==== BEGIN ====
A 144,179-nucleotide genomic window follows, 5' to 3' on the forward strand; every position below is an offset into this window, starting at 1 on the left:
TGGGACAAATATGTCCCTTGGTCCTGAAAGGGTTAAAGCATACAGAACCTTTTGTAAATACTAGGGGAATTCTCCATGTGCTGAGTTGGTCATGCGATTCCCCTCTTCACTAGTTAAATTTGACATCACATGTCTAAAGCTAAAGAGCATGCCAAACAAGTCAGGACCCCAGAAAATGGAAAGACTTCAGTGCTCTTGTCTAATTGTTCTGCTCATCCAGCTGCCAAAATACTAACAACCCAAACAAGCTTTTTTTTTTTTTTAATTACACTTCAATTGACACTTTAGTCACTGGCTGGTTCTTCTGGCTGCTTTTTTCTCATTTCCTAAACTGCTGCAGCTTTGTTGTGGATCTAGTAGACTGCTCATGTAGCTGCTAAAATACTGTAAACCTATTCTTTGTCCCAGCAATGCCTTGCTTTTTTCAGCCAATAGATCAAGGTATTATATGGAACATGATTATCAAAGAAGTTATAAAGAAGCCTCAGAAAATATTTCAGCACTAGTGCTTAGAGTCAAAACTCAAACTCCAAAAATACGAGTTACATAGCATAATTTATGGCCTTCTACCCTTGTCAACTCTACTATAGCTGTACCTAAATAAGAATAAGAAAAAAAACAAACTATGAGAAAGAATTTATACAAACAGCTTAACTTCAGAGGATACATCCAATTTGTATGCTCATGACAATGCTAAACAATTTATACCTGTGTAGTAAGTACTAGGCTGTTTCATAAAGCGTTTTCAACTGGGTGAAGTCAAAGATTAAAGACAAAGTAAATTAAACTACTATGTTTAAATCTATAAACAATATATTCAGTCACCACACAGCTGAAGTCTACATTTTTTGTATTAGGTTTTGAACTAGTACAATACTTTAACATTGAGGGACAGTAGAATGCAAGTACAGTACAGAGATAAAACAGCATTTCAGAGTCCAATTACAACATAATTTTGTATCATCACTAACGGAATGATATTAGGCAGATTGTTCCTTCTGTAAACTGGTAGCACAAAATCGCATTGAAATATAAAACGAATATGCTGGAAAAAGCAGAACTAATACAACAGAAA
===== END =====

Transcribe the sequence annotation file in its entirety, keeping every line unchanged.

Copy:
A 144,179-nucleotide genomic window follows, 5' to 3' on the forward strand; every position below is an offset into this window, starting at 1 on the left:
TGGGACAAATATGTCCCTTGGTCCTGAAAGGGTTAAAGCATACAGAACCTTTTGTAAATACTAGGGGAATTCTCCATGTGCTGAGTTGGTCATGCGATTCCCCTCTTCACTAGTTAAATTTGACATCACATGTCTAAAGCTAAAGAGCATGCCAAACAAGTCAGGACCCCAGAAAATGGAAAGACTTCAGTGCTCTTGTCTAATTGTTCTGCTCATCCAGCTGCCAAAATACTAACAACCCAAACAAGCTTTTTTTTTTTTTTAATTACACTTCAATTGACACTTTAGTCACTGGCTGGTTCTTCTGGCTGCTTTTTTCTCATTTCCTAAACTGCTGCAGCTTTGTTGTGGATCTAGTAGACTGCTCATGTAGCTGCTAAAATACTGTAAACCTATTCTTTGTCCCAGCAATGCCTTGCTTTTTTCAGCCAATAGATCAAGGTATTATATGGAACATGATTATCAAAGAAGTTATAAAGAAGCCTCAGAAAATATTTCAGCACTAGTGCTTAGAGTCAAAACTCAAACTCCAAAAATACGAGTTACATAGCATAATTTATGGCCTTCTACCCTTGTCAACTCTACTATAGCTGTACCTAAATAAGAATAAGAAAAAAAACAAACTATGAGAAAGAATTTATACAAACAGCTTAACTTCAGAGGATACATCCAATTTGTATGCTCATGACAATGCTAAACAATTTATACCTGTGTAGTAAGTACTAGGCTGTTTCATAAAGCGTTTTCAACTGGGTGAAGTCAAAGATTAAAGACAAAGTAAATTAAACTACTATGTTTAAATCTATAAACAATATATTCAGTCACCACACAGCTGAAGTCTACATTTTTTGTATTAGGTTTTGAACTAGTACAATACTTTAACATTGAGGGACAGTAGAATGCAAGTACAGTACAGAGATAAAACAGCATTTCAGAGTCCAATTACAACATAATTTTGTATCATCACTAACGGAATGATATTAGGCAGATTGTTCCTTCTGTAAACTGGTAGCACAAAATCGCATTGAAATATAAAACGAATATGCTGGAAAAAGCAGAACTAATACAACAGAAA